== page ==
Hammer Time!

‘Thor’ A Superbly
Crafted Action Flick

When I heard that Kenneth Branagh, the Shakespearian actor and director who has been called the Lawrence Oliver of his generation, was directing the new superhero movie “Thor” my thoughtful and heartfelt reaction was “Whaba-wha?”

I was dumbfounded as to why Branagh would want anything to do with one of the goofier characters from Marvel Comics’ stable of supercharged heroes, the actual Norse god of thunder cast down to slum it out with we mere mortals here on Earth.

The move turned out to be genius as Branagh kicks off the summer movie season with a superbly crafted action flick that is fun, heartfelt and somehow pulls off the greatest trick of all, making Thor one of the coolest superheroes around. The story involving royalty, betrayal and the discovery of humility is actually quite Shakespearian and it is during the power struggles and plotting of the gods that Branagh finds himself safely within his wheelhouse.

First of all, the gods aren’t really gods, but instead are ageless aliens with the power to transport between planets. Somehow I find this comfortingly more plausible.

Thor (played with loads of charm and bravado to spare by Chris Hemsworth) is the cocky and spoiled son of the king of the planet Asgard, Odin (Anthony Hopkins, who has entirely too much fun playing this part). When Thor, armed with his mighty hammer, provokes a war with a planet full of Frost Giants, Odin strips Thor of his powers and banishes him to Earth.

He lands in the desert outside of a tiny town in New Mexico where he is discovered by a couple of astrophysicists Erik Selvig (Stellan Skarsgard) Jane Foster (Natalie Portman) and their comic-relief-providing intern Darcy (Kat Dennings). But Thor doesn’t land alone, Odin sent along his magical hammer which imbeds itself, sword-in-the-stone style, into a crater in the desert, only to be retrieved by Thor when he proves himself worthy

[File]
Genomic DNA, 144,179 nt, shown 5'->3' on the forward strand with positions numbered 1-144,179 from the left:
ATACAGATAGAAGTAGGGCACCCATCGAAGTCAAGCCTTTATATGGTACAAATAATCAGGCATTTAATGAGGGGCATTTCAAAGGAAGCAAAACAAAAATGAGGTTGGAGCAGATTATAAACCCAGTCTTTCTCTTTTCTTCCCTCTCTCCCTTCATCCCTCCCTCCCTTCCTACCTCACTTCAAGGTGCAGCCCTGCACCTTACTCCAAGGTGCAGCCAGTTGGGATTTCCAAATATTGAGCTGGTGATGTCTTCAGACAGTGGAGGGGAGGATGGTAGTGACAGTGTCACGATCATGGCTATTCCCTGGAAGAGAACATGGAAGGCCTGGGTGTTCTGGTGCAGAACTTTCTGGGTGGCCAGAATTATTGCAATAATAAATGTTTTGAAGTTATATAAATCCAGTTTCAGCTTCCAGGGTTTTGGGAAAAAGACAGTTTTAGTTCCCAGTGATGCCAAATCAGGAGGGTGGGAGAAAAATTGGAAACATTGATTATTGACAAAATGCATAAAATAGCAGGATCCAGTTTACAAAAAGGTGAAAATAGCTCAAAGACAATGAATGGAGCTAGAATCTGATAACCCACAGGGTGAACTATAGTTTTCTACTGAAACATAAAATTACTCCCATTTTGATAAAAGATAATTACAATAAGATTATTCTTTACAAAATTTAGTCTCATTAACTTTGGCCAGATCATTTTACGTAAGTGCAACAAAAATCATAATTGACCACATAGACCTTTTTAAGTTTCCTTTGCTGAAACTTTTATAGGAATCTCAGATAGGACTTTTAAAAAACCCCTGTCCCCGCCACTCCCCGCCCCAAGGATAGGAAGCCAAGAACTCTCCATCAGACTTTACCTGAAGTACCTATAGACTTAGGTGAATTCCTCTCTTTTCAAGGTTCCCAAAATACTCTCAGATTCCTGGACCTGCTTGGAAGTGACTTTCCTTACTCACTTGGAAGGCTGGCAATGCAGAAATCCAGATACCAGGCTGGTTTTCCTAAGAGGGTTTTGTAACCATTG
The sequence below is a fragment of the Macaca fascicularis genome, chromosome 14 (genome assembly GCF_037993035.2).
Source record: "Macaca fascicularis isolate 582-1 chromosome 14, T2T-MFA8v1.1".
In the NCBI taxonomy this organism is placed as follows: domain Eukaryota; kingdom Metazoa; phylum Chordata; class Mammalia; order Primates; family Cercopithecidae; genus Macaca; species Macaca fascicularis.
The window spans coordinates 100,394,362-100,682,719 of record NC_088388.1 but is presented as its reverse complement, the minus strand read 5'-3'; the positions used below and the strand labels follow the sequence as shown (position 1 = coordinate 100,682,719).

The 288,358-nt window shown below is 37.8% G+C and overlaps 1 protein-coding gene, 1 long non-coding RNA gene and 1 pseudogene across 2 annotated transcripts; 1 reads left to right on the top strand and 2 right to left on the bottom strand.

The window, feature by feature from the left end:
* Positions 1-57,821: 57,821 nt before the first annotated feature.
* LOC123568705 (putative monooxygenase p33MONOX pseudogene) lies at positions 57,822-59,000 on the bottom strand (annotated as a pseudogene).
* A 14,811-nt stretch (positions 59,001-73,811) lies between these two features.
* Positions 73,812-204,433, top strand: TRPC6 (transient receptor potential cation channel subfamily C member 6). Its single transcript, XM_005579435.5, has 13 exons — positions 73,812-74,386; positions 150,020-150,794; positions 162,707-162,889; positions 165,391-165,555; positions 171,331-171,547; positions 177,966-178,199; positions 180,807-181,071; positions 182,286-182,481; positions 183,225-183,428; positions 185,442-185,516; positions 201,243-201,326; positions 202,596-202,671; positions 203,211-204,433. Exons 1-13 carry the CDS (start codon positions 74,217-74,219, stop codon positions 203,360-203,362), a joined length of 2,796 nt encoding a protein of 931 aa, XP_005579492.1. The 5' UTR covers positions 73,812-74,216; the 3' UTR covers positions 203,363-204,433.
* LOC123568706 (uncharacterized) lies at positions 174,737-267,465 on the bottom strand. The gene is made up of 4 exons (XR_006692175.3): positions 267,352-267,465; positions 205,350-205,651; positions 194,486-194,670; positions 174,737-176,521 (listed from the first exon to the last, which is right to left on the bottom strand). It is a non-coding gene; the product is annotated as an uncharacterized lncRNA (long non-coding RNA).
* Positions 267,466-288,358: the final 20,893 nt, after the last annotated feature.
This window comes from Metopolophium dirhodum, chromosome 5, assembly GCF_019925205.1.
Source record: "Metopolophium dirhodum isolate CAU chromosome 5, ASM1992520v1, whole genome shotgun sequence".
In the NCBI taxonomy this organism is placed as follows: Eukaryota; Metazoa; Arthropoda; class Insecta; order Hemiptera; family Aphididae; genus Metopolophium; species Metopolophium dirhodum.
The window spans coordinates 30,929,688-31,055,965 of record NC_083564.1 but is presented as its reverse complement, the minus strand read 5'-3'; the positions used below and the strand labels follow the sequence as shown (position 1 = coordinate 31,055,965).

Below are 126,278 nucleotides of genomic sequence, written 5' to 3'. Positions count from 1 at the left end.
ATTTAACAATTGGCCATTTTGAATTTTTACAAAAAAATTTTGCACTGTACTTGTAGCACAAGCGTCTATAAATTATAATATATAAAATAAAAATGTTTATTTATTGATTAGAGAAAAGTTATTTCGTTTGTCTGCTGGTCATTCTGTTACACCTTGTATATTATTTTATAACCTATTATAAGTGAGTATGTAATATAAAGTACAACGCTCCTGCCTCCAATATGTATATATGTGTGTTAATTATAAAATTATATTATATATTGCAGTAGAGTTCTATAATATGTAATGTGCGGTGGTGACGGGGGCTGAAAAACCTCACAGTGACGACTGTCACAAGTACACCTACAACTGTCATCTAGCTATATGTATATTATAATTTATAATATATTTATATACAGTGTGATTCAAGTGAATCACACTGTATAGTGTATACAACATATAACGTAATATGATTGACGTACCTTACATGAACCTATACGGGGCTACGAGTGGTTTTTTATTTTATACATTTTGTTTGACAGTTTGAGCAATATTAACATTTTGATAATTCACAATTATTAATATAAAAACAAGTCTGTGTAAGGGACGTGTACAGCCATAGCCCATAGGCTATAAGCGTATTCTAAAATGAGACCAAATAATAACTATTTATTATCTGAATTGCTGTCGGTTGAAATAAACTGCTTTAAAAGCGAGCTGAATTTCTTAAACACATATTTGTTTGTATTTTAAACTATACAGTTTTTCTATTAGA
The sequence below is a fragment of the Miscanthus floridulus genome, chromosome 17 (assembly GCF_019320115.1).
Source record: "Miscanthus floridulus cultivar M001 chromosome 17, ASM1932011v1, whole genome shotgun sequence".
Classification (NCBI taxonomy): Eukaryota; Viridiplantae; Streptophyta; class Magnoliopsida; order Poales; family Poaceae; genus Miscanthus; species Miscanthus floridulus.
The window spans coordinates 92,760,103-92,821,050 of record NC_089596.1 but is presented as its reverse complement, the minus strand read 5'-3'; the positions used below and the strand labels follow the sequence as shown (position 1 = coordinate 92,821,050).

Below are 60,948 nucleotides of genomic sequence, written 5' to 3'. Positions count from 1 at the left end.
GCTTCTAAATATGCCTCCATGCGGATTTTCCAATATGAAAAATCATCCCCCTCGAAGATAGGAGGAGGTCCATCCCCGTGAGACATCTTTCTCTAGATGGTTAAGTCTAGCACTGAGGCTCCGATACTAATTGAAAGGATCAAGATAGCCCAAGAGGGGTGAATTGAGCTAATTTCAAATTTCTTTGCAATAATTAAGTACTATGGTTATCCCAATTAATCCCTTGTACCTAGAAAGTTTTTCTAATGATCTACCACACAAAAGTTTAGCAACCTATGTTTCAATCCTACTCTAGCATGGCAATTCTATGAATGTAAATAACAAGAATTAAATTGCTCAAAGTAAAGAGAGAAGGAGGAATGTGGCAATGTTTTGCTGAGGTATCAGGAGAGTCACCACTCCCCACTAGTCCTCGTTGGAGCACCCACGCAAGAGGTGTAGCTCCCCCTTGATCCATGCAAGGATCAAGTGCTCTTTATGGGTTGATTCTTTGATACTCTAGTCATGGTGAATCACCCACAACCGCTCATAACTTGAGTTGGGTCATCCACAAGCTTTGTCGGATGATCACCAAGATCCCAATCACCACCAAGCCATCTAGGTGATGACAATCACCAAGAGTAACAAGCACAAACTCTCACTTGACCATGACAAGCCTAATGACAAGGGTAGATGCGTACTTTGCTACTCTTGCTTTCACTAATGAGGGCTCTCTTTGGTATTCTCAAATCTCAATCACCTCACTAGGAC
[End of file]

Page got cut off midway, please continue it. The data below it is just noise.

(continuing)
As you would expect there is a bit of a culture clash when a Norse god finds himself in the desert southwest and it is in these scenes where “Thor” scores most of its laughs. This is also when Thor acquires his requisite love interest as Portman and Hemsworth are simply too good looking to not fall for each other.

Back in Asgard things get complicated when Thor’s brother Loki (Tom Hiddleston) makes a play for the throne and the fate of the entire universe is dependant on the god of thunder getting his act together.

Visually “Thor” is stunning as Branagh, a special effects neophyte, proves quite adept at putting together an action sequence or twelve. But really as much credit should go to the cast for making “Thor” work, as they manage to suck all the cynicism out of their characters which helps infuse the movie with a sense of innocence and wonder.

Hemsworth is undoubtedly a star in the making as he completely sells Thor’s organic (albeit a bit hurried) transformation from self-centered jerk to a selfless, noble warrior. Skarsgard, Portman and Hopkins all serve to give the movie just the right amount of weight and help exorcise the silliness inherent in the story.

“Thor” does primarily exist to help set up next summer’s superhero extravaganza “The Avengers” where Thor will team up with Iron Man, The Incredible Hulk and Captain America. However, “Thor” stands completely on its own as its own movie and proves to be an excellent addition to the superhero genre, harkening back to the awe-inspiring simplicity of the original 1978 “Superman.”

Summer 2011 is off to a thundering start; let’s just hope the rest of the blockbusters are up to the task.

“Thor” is rated PG-13 for intense action sequences and some language.

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